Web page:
William Lane Craig is perhaps the most prolific modern philosopher to purport the middle knowledge view of divine foreknowledge today. In Divine Foreknowledge: Four Views, Craig displays this prowess by categorically defending Molinism. Among the other competing understandings of divine foreknowledge, the middle knowledge view stands out for several reasons. First of all, it expands the omniscience of God, while highlighting His relation to man as immanently personal yet distinctly transcendent. In addition, and perhaps most significantly, the Molinist view best corroborates the existence of creaturely free will alongside divine providence.
Observing the whole of Craig’s chapter in Four Views, one finds a constant and consistent application of Christian philosophy. Indeed, the author begins his section by addressing the concept of counterfactuals – a term not used in the Biblical text yet highly important throughout Scripture. These statements represent possibilities, of what would be if a certain action were taken. Thus understood in theology, counterfactuals represent real options a free creature would have taken if he or she were placed in a certain circumstance. God’s knowledge of these counterfactuals is understood by the Molinist as existing logically prior to the creative decree – in between God’s natural knowledge and free knowledge. Thus, this “middle knowledge” informs God of the decisions creatures would make if placed in circumstances, and allows him to actualize a world wherein the sum of freely made creaturely decisions ultimately allows God to accomplish His purposes. As William Lane Craig defines it, middle knowledge best synthesizes divine providence with human free will.
I would argue that William Lane Craig offers the best understanding of divine providence via Molinism. In addition to the solid logic previously expounded, the objections to middle knowledge seem unconvincing. Dr. Craig specifically addresses the grounding argument, wherein the truth of counterfactuals is disregarded as being without basis. Yet, as the author explains, this objection is far from sound. Perhaps counterfactuals are simply possibly true, or exist in the mind of God. One need not assert their existence as necessary, abstract objects. In the area of theology, arguments linking God’s foreknowledge to fatalistic preordination are simply implausible when one addresses, as Craig does, logical versus chronological priority. Very few solid objections against Molinism have surfaced, and the middle knowledge view is far from heretical.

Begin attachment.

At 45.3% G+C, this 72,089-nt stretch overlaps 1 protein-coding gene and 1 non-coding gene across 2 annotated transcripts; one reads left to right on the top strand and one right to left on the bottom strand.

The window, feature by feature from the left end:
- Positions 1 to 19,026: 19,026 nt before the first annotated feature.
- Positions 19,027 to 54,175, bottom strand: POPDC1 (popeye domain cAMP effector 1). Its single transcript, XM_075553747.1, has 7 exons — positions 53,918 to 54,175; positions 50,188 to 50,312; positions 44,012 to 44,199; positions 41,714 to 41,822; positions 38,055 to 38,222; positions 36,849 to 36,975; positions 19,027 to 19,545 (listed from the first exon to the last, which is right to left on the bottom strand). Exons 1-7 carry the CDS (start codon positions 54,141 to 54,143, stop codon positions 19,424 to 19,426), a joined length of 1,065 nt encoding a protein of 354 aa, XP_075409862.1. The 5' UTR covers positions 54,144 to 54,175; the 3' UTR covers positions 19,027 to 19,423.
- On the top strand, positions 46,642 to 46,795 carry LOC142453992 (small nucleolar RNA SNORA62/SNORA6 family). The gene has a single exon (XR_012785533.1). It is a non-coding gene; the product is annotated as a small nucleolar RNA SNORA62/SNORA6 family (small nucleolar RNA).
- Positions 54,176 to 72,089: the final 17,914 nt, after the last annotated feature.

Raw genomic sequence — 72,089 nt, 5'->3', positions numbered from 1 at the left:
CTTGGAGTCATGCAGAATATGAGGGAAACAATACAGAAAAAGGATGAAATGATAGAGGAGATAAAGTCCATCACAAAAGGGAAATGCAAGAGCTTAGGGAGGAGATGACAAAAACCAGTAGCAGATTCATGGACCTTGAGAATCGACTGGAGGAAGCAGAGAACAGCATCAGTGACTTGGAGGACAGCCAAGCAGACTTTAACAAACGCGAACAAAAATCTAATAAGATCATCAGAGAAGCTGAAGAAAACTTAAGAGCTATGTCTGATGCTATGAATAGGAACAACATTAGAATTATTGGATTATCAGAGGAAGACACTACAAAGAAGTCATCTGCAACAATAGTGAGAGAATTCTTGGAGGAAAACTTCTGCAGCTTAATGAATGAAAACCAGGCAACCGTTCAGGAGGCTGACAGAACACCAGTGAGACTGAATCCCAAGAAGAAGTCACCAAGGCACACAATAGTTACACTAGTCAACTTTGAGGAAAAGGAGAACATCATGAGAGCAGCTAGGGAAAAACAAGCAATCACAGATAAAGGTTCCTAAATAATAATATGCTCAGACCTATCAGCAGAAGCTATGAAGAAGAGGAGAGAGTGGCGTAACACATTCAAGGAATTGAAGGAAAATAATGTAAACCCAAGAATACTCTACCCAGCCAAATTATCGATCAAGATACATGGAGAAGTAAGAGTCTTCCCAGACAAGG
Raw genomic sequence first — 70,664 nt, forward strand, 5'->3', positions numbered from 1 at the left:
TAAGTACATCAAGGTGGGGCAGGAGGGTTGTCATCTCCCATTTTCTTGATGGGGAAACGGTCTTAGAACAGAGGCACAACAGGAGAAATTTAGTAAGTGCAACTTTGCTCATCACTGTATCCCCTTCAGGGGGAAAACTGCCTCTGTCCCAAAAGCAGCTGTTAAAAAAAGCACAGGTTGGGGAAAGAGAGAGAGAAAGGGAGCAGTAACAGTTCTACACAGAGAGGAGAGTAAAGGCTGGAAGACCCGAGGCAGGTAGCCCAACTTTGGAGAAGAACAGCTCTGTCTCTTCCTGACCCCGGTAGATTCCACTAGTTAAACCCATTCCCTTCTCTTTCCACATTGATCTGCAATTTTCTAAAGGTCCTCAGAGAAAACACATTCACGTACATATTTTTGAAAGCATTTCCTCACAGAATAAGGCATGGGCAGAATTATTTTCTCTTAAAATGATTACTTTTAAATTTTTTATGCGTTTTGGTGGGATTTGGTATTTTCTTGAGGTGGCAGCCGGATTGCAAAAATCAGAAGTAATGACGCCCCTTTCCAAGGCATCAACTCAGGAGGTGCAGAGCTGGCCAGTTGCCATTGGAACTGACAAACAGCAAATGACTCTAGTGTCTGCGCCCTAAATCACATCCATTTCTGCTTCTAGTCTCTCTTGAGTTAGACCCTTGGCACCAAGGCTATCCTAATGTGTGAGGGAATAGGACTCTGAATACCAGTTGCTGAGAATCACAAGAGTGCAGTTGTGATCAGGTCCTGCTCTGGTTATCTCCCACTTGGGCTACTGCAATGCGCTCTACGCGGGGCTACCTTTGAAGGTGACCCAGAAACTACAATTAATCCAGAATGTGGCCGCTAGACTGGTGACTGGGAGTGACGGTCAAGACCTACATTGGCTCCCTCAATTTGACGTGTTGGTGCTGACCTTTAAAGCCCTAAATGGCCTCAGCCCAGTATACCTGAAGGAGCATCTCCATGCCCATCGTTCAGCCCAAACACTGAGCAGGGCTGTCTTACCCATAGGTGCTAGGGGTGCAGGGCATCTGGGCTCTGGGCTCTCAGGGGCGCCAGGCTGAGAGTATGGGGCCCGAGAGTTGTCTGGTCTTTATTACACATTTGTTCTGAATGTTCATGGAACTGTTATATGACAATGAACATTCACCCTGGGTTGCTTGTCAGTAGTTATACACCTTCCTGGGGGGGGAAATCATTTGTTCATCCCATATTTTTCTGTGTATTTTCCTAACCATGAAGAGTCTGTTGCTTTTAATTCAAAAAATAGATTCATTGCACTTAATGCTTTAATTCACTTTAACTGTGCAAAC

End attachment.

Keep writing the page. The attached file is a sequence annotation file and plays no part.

In my opinion, the most convincing portion of Dr. Craig’s chapter is his defense of counterfactuals within Scripture. The author presents several circumstances, such as David’s experience with Keilah, wherein God himself clearly offers a counterfactual statement (cf. 1 Sam. 23). Certainly this validates the truth of such statements. Moreover, it seems to show the reality of human responsibility and reality of free will, wherein creaturely decisions truly affect future procession. God’s suggestion that Keliah would offer up David to Saul if David stayed in the city cannot be explained away by mere hyperbole. God allows David to choose between leaving or staying, knows the outcomes of each choice, and foreknows what David will actually choose. As Craig explains, the Bible does not explicitly address “divine middle knowledge” but it does indeed suggest the validity of this extension to God’s omniscience.
Finally, the practicality of a middle knowledge view cannot be dismissed. As previously mentioned, this view best synthesizes human free will with divine providence. Stemming from this conclusion is an exceptionally qualified theodicy. By God’s middle knowledge, one is able to recognize the Creator as wholly sovereign yet not responsible for the free actions of human beings. Thus, the responsibility for evils within our world are the result of our God-given ability to make truly free decisions. Even so, we know God has actualized a world wherein His plan will be fulfilled. Several additional theological issues can be better defined according to middle knowledge, such as God’s ability to answer all prayers and biblical inspiration.